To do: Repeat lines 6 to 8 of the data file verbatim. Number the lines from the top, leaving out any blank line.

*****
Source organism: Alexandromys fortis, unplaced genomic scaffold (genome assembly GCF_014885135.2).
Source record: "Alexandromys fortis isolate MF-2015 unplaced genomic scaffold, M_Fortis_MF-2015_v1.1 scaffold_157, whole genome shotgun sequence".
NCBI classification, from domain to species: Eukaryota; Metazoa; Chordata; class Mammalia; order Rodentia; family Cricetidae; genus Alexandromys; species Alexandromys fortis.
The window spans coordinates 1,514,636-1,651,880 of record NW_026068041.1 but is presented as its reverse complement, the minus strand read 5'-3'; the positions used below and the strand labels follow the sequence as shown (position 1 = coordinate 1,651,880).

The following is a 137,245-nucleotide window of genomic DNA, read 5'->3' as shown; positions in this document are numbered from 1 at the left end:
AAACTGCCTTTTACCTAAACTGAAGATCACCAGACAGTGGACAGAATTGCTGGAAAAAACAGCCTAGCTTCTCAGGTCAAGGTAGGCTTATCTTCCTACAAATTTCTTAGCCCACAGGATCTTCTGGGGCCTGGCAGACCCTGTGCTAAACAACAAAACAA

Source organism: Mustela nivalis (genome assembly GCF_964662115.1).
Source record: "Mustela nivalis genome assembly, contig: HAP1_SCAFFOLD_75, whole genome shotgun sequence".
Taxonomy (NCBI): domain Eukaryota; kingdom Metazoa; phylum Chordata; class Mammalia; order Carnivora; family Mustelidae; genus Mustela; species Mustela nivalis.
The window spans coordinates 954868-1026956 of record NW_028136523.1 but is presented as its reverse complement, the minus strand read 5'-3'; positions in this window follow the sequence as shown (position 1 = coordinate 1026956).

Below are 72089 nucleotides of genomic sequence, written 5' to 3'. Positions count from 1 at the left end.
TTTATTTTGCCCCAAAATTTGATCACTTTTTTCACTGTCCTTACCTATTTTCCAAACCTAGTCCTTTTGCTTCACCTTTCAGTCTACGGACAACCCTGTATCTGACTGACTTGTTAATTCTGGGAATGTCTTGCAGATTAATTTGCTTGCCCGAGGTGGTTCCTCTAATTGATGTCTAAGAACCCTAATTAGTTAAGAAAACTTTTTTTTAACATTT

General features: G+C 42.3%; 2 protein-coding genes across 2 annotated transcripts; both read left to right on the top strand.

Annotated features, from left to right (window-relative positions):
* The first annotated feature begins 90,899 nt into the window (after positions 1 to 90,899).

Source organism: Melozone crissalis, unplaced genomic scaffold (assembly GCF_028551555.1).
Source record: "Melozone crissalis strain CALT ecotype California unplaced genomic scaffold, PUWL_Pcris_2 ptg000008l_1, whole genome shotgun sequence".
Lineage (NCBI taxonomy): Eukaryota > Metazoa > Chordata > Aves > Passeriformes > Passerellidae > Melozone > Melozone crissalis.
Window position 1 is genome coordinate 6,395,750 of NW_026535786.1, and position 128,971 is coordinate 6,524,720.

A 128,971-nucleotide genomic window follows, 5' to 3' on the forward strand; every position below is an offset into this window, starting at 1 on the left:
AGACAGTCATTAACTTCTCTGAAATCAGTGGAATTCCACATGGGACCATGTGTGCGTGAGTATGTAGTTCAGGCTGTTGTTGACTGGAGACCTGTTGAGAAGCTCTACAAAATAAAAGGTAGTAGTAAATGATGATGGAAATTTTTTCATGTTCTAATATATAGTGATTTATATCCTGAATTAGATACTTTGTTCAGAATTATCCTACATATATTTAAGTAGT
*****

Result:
AAACTGCCTTTTACCTAAACTGAAGATCACCAGACAGTGGACAGAATTGCTGGAAAAAACAGCCTAGCTTCTCAGGTCAAGGTAGGCTTATCTTCCTACAAATTTCTTAGCCCACAGGATCTTCTGGGGCCTGGCAGACCCTGTGCTAAACAACAAAACAA

Source organism: Mustela nivalis (genome assembly GCF_964662115.1).
Source record: "Mustela nivalis genome assembly, contig: HAP1_SCAFFOLD_75, whole genome shotgun sequence".